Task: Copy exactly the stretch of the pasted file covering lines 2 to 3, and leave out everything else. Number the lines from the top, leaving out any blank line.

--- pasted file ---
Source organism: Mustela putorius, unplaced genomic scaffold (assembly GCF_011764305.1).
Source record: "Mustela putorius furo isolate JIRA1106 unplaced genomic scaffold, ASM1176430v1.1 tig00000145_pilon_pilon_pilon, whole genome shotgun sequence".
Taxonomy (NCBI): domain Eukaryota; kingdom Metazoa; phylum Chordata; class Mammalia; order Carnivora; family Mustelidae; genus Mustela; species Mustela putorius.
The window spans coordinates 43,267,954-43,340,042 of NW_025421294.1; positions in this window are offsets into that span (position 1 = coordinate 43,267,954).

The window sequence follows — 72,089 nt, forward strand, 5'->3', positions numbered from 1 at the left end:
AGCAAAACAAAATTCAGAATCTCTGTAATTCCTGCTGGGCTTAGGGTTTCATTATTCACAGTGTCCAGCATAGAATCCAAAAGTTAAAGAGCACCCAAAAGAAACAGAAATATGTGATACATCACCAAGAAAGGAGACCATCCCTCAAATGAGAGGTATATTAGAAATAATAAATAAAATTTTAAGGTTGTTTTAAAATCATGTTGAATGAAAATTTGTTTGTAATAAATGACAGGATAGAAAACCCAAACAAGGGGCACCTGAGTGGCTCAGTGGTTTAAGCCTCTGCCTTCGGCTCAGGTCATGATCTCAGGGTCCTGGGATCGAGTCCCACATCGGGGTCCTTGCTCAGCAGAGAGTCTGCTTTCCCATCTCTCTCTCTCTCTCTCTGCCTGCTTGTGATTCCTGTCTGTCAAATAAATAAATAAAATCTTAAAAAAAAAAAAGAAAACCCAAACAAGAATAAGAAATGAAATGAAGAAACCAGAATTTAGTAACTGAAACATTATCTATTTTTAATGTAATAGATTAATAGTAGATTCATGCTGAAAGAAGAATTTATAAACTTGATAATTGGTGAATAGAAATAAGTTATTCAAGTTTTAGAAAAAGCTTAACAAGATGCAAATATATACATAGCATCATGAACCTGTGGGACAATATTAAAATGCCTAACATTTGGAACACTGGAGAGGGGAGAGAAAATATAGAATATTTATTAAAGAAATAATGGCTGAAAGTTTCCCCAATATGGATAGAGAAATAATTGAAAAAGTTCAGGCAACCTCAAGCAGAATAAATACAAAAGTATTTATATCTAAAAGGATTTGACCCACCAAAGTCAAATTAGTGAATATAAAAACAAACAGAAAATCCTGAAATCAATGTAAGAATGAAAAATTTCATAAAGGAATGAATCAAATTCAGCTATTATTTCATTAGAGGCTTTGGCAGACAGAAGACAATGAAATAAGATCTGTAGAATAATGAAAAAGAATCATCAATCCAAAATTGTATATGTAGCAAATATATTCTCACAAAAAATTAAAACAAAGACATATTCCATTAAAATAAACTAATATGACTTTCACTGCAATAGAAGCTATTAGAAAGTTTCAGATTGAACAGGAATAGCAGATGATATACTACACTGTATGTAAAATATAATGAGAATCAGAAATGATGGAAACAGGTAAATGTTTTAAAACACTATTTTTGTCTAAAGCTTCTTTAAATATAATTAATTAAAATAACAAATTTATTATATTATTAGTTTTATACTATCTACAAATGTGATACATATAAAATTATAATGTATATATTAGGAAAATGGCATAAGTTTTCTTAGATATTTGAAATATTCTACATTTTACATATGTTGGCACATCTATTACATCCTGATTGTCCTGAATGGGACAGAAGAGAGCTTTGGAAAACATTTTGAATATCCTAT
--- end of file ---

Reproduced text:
Source record: "Mustela putorius furo isolate JIRA1106 unplaced genomic scaffold, ASM1176430v1.1 tig00000145_pilon_pilon_pilon, whole genome shotgun sequence".
Taxonomy (NCBI): domain Eukaryota; kingdom Metazoa; phylum Chordata; class Mammalia; order Carnivora; family Mustelidae; genus Mustela; species Mustela putorius.